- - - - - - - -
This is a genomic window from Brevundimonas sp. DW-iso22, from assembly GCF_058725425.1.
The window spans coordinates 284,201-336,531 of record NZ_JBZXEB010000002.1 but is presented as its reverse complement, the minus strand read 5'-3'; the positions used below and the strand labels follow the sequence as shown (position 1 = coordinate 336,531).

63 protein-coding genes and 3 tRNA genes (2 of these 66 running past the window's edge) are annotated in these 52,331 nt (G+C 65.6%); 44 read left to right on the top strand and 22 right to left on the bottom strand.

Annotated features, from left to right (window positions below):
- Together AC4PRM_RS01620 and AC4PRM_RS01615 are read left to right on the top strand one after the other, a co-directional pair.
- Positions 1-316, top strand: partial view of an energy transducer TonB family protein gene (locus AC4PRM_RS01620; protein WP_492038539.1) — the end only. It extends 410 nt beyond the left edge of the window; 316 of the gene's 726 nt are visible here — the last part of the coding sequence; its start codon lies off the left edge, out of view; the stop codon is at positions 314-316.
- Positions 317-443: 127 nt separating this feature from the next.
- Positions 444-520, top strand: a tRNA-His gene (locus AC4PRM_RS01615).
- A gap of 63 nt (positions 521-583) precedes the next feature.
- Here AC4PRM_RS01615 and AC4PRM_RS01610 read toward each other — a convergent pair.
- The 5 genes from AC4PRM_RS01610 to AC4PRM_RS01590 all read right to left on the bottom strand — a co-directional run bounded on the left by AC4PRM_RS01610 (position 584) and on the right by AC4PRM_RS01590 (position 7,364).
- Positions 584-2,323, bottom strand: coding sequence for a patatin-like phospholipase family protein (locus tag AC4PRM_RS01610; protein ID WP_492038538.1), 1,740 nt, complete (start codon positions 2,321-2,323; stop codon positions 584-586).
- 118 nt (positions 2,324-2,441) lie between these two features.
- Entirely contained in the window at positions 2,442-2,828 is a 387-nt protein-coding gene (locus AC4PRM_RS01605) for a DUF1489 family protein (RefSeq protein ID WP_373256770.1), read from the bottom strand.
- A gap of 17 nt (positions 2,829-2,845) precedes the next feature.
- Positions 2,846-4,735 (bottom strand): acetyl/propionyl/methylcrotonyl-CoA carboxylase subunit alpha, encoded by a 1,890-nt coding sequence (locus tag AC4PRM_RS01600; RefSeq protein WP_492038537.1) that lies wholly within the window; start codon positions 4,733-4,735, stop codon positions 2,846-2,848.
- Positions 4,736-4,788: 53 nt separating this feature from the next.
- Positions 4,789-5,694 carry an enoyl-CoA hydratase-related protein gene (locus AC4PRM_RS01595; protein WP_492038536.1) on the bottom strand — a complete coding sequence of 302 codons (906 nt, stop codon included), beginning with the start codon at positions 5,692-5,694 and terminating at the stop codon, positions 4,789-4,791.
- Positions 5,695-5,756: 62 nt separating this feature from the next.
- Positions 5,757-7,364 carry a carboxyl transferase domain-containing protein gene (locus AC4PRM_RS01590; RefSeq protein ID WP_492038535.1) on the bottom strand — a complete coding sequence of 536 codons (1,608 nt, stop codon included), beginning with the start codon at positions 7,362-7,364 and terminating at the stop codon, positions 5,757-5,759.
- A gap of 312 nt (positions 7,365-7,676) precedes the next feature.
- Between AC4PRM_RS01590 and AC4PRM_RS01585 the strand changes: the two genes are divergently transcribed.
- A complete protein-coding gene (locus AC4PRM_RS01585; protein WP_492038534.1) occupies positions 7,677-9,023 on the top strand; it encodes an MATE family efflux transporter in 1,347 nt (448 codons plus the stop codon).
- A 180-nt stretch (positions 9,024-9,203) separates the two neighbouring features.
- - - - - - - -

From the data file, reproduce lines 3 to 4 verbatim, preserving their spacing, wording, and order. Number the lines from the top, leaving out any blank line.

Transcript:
63 protein-coding genes and 3 tRNA genes (2 of these 66 running past the window's edge) are annotated in these 52,331 nt (G+C 65.6%); 44 read left to right on the top strand and 22 right to left on the bottom strand.

Annotated features, from left to right (window positions below):